Ancient Greek architecture incorporated many design elements that remain in modern architectural design. The golden ratio and cylindrical columns continue to contribute to the aesthetically pleasing designs featured in modern homes and public buildings.
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The Golden Ratio
The golden ratio, a mathematical constant of 1:1.618, was first applied by the Greeks in the design of the ancient structures within the Acropolis, specifically the Parthenon. The golden ratio transcended the Grecian era and is noticeable in art, architectural design, city development and the proportional design of book covers.
Doric influence is evident in the inclusion of plain cylindrical columns with simple squares at the base and crown. Examples from ancient Greece include the columns of the Parthenon; Doric influence appears in many southern colonial homes and residential porches.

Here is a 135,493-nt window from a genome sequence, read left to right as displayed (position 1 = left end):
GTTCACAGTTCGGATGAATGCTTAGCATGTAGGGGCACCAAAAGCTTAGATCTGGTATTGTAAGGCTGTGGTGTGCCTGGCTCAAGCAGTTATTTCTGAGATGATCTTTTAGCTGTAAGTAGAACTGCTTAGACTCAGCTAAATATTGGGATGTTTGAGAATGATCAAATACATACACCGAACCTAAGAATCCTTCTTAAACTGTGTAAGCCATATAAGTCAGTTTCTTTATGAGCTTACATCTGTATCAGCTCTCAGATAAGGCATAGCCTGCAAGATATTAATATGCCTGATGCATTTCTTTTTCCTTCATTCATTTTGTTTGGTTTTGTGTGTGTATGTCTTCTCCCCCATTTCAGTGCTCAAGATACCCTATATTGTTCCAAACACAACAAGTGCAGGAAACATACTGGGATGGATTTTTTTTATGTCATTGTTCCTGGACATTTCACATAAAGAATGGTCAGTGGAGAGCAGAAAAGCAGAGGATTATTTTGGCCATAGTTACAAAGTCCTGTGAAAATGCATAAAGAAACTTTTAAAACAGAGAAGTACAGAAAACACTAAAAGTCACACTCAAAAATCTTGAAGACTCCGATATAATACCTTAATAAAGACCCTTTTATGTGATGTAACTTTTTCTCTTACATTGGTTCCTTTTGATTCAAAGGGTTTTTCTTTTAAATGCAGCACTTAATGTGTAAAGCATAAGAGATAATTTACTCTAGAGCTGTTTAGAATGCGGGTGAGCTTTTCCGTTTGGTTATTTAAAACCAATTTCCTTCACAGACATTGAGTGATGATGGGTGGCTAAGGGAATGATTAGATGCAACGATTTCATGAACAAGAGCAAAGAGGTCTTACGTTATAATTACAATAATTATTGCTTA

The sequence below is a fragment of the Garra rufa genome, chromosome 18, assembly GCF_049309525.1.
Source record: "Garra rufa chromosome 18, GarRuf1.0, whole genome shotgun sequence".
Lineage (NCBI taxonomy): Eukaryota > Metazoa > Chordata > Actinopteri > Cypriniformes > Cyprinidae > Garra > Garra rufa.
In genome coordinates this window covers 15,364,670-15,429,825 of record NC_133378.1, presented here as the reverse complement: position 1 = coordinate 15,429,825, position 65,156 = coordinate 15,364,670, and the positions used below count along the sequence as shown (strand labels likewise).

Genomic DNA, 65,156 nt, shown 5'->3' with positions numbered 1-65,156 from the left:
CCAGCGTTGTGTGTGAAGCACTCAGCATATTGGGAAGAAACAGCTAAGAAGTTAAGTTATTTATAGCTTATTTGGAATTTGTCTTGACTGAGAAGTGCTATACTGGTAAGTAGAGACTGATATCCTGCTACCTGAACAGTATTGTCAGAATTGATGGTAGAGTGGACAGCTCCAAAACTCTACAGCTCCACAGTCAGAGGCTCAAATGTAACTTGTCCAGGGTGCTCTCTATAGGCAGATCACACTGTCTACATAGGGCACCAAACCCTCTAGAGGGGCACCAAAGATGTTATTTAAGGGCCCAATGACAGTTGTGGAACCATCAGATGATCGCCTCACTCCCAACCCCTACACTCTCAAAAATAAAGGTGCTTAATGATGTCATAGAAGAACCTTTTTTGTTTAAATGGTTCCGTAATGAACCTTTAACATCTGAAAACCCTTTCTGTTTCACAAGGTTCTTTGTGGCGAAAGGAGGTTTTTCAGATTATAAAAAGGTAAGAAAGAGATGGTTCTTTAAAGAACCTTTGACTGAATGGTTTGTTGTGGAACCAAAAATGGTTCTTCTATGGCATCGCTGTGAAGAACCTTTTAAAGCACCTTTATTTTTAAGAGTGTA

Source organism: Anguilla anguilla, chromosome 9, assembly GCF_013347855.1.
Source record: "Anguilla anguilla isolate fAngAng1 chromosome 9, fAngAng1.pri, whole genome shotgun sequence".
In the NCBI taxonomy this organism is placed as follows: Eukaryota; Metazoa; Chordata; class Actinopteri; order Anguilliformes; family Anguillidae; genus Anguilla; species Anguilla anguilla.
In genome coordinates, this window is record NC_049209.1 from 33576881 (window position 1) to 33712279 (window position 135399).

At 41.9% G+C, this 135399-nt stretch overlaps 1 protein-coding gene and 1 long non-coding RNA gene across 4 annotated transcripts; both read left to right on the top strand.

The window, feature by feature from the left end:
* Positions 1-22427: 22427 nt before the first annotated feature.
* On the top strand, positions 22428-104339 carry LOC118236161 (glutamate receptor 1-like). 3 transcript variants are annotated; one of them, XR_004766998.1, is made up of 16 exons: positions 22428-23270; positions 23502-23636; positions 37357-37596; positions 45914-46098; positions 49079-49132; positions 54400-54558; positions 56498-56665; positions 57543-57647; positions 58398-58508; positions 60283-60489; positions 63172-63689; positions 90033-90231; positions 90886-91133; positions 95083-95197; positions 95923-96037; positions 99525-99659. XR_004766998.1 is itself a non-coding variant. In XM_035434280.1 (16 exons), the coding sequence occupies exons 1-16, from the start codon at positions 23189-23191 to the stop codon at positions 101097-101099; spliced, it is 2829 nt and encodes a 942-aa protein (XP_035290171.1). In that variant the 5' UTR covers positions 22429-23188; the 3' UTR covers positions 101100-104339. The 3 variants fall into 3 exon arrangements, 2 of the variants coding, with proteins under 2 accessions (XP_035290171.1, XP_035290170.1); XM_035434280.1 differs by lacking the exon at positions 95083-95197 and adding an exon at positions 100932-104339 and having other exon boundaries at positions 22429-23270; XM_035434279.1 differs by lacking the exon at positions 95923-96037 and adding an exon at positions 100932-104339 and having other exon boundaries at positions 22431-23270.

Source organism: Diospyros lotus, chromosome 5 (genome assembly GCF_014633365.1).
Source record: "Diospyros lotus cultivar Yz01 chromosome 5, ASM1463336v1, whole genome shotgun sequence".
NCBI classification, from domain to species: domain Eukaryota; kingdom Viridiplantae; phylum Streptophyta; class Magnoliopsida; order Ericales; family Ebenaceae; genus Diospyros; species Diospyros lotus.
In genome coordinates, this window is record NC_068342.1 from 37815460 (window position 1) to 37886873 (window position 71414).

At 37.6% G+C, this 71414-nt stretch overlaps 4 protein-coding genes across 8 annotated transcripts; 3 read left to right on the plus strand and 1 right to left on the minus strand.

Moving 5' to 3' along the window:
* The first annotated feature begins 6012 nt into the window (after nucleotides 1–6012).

Columns from the Ionic order feature scrolls atop slender columns. This architectural form is visible on many Washington, D.C., memorials and buildings. Ionic columns are used in modern design to convey elegance.
Columns of the Corinthian order exhibit intricate and ornate design elements. The Corinthian influence is noticeable in the design of the New York Public Library and of the Supreme Court building in Washington, D.C..
Grecian influence is noticeable in many institutional designs. The White House exhibits the perfect integration of Grecian columns and architecture. Greek influence also appears in the design of amphitheatres and sports arenas, in the inclusion of tall, slender ornamental columns.
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